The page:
Two Very Different Ports–Shelter Cove and Eureka–Asked to Help Develop Fishing Community Sustainability Plans
If you had $5 million to spend on either the Shelter Cove or the Eureka port, what would you do with it and why? That’s a question that will be asked at two upcoming meetings looking at ways to improve both areas, particularly for the fishing industry.
Laura Casali, Rob Dumouchel, and Wyatt Smith working under Professor Laurie Richmond, Ph.D., in concert with Lisa Wise Consulting, are developing Fishing Community Sustainability Plans for both Eureka and Shelter Cove. The project is funded by NOAA’s Saltonstall-Kennedy program. Dr. Richmond is an assistant professor in the Environmental Science and Management Department whose bio says she explores “the connections between social and ecological systems.”
The project examines the sustainability of the fishing industry. Shelter Cove lost the vast majority of its fleet over the last few decades and only has a handful of active fishing vessels remaining, while Eureka has fewer than 200 boats actively fishing.
The researchers’ Press Release describes the plans and their purpose.
Shelter Cove Public Meeting Flyer_smaller (1)
Fishing Community Sustainability Plans (CSPs) are a way for fishermen to have a direct impact on the future of their port and their industry. CSP planning is a process that involves working with stakeholders in fishing and waterfront activities to assess community needs and develop a list of recommendations to take to improve the sustainability of their ports.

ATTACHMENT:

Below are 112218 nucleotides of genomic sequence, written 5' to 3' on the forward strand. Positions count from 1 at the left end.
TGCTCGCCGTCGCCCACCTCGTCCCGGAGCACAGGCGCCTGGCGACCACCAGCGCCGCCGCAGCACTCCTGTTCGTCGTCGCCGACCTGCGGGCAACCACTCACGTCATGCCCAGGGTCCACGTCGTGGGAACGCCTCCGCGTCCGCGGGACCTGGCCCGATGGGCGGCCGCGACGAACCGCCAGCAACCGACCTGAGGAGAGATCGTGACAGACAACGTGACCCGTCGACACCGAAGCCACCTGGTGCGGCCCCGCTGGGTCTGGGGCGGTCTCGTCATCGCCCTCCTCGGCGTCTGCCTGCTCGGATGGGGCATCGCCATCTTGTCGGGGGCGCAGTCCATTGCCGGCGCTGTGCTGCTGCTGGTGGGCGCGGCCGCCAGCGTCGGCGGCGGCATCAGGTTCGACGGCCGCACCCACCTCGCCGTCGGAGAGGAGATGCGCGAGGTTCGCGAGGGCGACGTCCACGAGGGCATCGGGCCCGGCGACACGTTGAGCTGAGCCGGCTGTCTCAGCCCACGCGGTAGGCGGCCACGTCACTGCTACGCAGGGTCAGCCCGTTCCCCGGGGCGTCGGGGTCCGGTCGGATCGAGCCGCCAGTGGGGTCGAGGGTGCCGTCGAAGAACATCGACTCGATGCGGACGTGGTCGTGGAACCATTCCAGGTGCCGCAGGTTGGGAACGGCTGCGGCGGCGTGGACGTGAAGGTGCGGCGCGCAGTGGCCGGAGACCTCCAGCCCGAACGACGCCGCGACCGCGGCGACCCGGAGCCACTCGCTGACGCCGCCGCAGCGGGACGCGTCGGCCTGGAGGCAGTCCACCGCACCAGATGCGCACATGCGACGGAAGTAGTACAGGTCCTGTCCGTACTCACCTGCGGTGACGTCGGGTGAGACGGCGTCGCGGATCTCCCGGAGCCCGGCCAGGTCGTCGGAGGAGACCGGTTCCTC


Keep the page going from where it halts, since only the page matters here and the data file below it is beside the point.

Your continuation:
A key focus of the plan will be the commercial fishing industry but the process incorporates a wide range of waterfront interests including: commercial fishing, charter and recreational fishing, mariculture, fish buyers/processors, marina services, support industries, tourism, and local government. A CSP is a strategic document that will help the fishing community identify, communicate, and attain their goals for a stronger and more resilient future.
The only area of Humboldt County’s fishing industry currently growing is the mariculture, or oyster, sector, according to Wyatt Smith, who is working on the project. Young people are entering into mariculture. The oyster growing community is tight-knit and working together, and it has the potential to make a significant contribution to the local economy helping to diversify the region’s agriculture market, he explained.
The researchers have already completed a year’s work on the planning projects for Shelter Cove and Eureka, California. They have formed focus groups for both areas, conducted at least 100 one on one interviews with fishermen, elected officials, and residents, and are now going to community-wide meetings.
On the 27th and the 29th, everyone is invited to these events in Eureka and Shelter Cove respectively. This last set of meetings reaches out to hear from the general public whether you are involved directly in the fishing industry or not. Shelter Cove’s flyer is above; Eureka’s is below. The flyers have all the relevant details of when and where.
The format will be very low-key. There will be tables and displays giving the communities a glance at what has been learned so far. And everyone who wants to may answer a question to discover their ideas and priorities for the ports: If you had $5 million to spend on this port, what would you do with it and why?Eureka Public Meeting Flyer_smaller